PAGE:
The only other fusion oncogene detected was E2A-PBX1, and this was detected a 12-year-old child. Similar studies conducted in Guatemala and Mexico showed a low prevalence of this oncogene.[21],[23],[24] However, in our study, we cannot arrive at this conclusion as our sample size was relatively small compared with other studies. The transcript resulting from this gene fusion leads to the expression of chimeric transcription factors that block differentiation and apoptosis of cells by interfering with the function of their wild-type counterparts.[25]

Both BCR-ABL1 and E2A-PBX1 fusion transcripts have been found to be associated with poor prognoses at all ages.[26],[27],[28] ALL patients with these fusion gene transcripts often present with aggressive leukemia that is resistant to standard therapies resulting in high relapse rates.[29] It is worth noting that in our study, the patients who were positive for these fusion genes died in the course of the study. However, many factors could have contributed to their death, one of which could be attributed to the poor outcomes associated with these gene fusions.

Other fusion oncogenes, MLL-AF4 and ETV6-RUNX1, were not detectable in our patients. This could be attributed to the fact that MLL-AF4 is more prevalent among infants <6 months of age,[30] but our study had patients older than this age. It has been documented that ETV6/RUNX1 is the most common genetic lesion in childhood ALL,[31] but we did not detect this oncogene in our study. The probable explanation for this is that our sample size was small. However, patients harboring this oncogene have been shown to respond favorably to treatment.[32]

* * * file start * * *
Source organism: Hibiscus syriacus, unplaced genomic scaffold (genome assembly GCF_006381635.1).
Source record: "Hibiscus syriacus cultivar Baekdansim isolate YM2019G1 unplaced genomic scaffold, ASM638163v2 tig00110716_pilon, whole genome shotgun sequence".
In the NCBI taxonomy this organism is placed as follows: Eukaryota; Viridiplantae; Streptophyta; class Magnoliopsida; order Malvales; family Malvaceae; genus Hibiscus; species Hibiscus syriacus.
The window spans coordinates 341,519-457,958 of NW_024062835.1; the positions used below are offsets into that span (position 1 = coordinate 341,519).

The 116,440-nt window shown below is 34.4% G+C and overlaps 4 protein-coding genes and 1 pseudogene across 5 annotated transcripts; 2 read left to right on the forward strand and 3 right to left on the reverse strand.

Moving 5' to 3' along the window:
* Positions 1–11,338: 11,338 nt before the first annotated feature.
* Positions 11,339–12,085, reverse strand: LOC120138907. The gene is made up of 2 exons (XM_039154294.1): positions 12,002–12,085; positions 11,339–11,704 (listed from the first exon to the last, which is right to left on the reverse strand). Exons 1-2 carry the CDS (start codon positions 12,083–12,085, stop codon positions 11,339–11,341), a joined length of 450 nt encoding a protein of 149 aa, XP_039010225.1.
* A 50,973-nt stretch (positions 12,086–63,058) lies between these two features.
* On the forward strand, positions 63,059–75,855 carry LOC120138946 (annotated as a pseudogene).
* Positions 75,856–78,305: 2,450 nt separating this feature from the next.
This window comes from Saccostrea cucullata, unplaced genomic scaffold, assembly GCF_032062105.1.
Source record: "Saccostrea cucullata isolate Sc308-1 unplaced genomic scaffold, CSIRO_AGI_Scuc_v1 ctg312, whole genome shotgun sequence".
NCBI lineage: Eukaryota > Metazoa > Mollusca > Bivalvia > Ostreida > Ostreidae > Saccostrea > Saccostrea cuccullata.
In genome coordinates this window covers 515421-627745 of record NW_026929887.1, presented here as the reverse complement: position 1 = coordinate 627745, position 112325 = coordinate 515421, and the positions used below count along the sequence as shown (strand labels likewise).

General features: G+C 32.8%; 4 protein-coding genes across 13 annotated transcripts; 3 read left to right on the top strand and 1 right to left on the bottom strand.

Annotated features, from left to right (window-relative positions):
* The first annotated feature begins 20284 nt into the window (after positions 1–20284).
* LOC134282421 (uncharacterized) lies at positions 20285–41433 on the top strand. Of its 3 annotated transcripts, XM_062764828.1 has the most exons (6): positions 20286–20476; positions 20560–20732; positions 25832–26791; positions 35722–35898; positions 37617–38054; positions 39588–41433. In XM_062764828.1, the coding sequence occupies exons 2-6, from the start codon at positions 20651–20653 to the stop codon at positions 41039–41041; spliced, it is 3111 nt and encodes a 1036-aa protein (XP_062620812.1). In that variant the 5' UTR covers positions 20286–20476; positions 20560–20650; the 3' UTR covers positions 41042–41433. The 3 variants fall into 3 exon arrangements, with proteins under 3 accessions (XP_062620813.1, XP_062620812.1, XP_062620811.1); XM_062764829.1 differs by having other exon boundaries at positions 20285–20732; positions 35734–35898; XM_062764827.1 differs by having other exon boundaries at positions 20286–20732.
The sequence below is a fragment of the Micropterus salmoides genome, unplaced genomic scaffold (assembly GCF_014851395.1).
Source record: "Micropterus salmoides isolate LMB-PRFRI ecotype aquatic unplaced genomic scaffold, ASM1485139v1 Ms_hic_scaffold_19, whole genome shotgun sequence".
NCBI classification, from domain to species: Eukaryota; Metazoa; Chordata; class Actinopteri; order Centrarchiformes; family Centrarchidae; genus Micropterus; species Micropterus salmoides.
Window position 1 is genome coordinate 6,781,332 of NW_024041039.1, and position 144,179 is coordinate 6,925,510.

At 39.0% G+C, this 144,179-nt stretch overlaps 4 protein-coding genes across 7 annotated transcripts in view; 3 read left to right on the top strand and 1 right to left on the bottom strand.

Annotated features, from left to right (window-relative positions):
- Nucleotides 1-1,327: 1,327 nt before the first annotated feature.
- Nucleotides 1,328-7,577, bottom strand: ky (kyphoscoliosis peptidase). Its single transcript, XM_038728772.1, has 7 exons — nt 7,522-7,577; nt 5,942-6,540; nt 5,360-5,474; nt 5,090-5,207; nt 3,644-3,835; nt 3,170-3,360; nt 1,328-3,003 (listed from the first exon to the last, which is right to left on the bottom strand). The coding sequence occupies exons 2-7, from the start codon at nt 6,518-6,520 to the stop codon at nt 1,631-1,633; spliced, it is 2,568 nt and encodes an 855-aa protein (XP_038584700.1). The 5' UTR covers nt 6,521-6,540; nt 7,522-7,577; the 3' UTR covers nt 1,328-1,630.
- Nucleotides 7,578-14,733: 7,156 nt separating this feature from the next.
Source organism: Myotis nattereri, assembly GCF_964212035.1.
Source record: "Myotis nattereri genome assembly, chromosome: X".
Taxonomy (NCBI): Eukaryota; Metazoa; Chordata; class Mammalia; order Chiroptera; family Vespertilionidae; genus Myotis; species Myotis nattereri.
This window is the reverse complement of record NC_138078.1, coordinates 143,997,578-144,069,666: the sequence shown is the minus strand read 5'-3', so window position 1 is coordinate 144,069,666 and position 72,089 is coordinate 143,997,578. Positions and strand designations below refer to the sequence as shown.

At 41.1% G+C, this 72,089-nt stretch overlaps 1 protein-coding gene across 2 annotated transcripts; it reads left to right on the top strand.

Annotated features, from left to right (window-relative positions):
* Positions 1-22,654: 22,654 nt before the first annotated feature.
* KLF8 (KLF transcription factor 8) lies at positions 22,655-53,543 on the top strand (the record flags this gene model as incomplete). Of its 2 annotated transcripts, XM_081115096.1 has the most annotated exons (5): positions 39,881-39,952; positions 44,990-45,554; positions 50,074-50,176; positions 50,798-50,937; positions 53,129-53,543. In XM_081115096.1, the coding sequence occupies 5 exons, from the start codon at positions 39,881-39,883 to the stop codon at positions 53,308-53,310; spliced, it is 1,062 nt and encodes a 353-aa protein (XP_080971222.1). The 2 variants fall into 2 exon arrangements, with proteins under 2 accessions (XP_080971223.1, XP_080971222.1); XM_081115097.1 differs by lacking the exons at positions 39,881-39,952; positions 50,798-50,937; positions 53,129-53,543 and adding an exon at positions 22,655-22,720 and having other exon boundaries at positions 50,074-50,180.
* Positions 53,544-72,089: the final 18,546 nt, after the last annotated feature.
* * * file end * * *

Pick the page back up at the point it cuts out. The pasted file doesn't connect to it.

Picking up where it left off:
Conclusion Top


This is the first study from Zambia to investigate the presence of leukemia fusion oncogenes among ALL patients and provides some baseline data for the country. Studies from other countries have indicated that molecular evaluation of ALL at diagnosis and its integration with clinical characteristics can improve patient outcome through the intensification of treatment protocols.[33],[34] More comprehensive and large-scale studies using molecular tools such as real-time PCR and whole-genome sequencing are needed to detect more cases of ALL or other leukemia cases in order to enhance the identification of genetic lesions and contribute to the improved management of affected patients.

Acknowledgments

The authors would like to thank the nursing, clinical, and laboratory staff of the UTH in Lusaka, Zambia, for facilitating the collection of the blood samples; Professor Paul Kelly of the Tropical Gastroenterology and Nutrition Group at the University of Zambia School of Medicine for providing some vital reagents for this project; and the management of the UTH for providing laboratory space for this work.

Financial support and sponsorship

Nil.

Conflicts of interest

There are no conflicts of interest.